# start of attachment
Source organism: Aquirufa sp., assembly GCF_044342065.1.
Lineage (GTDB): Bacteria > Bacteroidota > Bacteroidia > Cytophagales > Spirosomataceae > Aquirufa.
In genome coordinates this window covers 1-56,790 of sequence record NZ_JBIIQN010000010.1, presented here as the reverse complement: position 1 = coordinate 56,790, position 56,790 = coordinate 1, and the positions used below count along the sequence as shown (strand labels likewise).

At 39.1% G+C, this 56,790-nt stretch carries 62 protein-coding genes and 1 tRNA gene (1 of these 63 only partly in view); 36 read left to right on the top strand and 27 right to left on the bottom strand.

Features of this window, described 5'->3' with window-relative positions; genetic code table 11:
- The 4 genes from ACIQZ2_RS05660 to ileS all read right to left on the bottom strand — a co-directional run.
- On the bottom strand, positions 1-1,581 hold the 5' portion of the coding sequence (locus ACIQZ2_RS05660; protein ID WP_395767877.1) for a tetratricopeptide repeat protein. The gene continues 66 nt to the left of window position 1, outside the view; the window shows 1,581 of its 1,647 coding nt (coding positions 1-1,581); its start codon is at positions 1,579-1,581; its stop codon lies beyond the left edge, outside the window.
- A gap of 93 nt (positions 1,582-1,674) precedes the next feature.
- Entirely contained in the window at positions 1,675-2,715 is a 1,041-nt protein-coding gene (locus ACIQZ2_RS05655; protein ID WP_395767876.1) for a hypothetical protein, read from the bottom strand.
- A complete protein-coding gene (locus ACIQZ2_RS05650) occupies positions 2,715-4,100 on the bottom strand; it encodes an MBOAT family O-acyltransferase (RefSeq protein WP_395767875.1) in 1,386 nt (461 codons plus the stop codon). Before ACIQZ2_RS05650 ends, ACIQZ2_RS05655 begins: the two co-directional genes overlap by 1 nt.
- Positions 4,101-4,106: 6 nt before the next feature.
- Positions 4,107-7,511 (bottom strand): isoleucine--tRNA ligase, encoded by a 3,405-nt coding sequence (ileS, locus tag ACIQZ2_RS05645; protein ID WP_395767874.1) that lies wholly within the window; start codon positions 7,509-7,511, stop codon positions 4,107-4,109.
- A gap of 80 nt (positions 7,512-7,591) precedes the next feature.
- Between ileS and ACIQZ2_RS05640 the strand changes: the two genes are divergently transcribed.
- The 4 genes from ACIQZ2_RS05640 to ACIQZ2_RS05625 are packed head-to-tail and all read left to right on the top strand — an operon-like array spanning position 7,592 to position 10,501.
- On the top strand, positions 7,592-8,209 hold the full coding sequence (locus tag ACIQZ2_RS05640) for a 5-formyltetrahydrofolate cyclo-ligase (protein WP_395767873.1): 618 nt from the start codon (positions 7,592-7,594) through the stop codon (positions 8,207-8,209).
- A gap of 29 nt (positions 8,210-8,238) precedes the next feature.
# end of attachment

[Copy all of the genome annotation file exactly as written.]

Source organism: Aquirufa sp., assembly GCF_044342065.1.
Lineage (GTDB): Bacteria > Bacteroidota > Bacteroidia > Cytophagales > Spirosomataceae > Aquirufa.
In genome coordinates this window covers 1-56,790 of sequence record NZ_JBIIQN010000010.1, presented here as the reverse complement: position 1 = coordinate 56,790, position 56,790 = coordinate 1, and the positions used below count along the sequence as shown (strand labels likewise).

At 39.1% G+C, this 56,790-nt stretch carries 62 protein-coding genes and 1 tRNA gene (1 of these 63 only partly in view); 36 read left to right on the top strand and 27 right to left on the bottom strand.

Features of this window, described 5'->3' with window-relative positions; genetic code table 11:
- The 4 genes from ACIQZ2_RS05660 to ileS all read right to left on the bottom strand — a co-directional run.
- On the bottom strand, positions 1-1,581 hold the 5' portion of the coding sequence (locus ACIQZ2_RS05660; protein ID WP_395767877.1) for a tetratricopeptide repeat protein. The gene continues 66 nt to the left of window position 1, outside the view; the window shows 1,581 of its 1,647 coding nt (coding positions 1-1,581); its start codon is at positions 1,579-1,581; its stop codon lies beyond the left edge, outside the window.
- A gap of 93 nt (positions 1,582-1,674) precedes the next feature.
- Entirely contained in the window at positions 1,675-2,715 is a 1,041-nt protein-coding gene (locus ACIQZ2_RS05655; protein ID WP_395767876.1) for a hypothetical protein, read from the bottom strand.
- A complete protein-coding gene (locus ACIQZ2_RS05650) occupies positions 2,715-4,100 on the bottom strand; it encodes an MBOAT family O-acyltransferase (RefSeq protein WP_395767875.1) in 1,386 nt (461 codons plus the stop codon). Before ACIQZ2_RS05650 ends, ACIQZ2_RS05655 begins: the two co-directional genes overlap by 1 nt.
- Positions 4,101-4,106: 6 nt before the next feature.
- Positions 4,107-7,511 (bottom strand): isoleucine--tRNA ligase, encoded by a 3,405-nt coding sequence (ileS, locus tag ACIQZ2_RS05645; protein ID WP_395767874.1) that lies wholly within the window; start codon positions 7,509-7,511, stop codon positions 4,107-4,109.
- A gap of 80 nt (positions 7,512-7,591) precedes the next feature.
- Between ileS and ACIQZ2_RS05640 the strand changes: the two genes are divergently transcribed.
- The 4 genes from ACIQZ2_RS05640 to ACIQZ2_RS05625 are packed head-to-tail and all read left to right on the top strand — an operon-like array spanning position 7,592 to position 10,501.
- On the top strand, positions 7,592-8,209 hold the full coding sequence (locus tag ACIQZ2_RS05640) for a 5-formyltetrahydrofolate cyclo-ligase (protein WP_395767873.1): 618 nt from the start codon (positions 7,592-7,594) through the stop codon (positions 8,207-8,209).
- A gap of 29 nt (positions 8,210-8,238) precedes the next feature.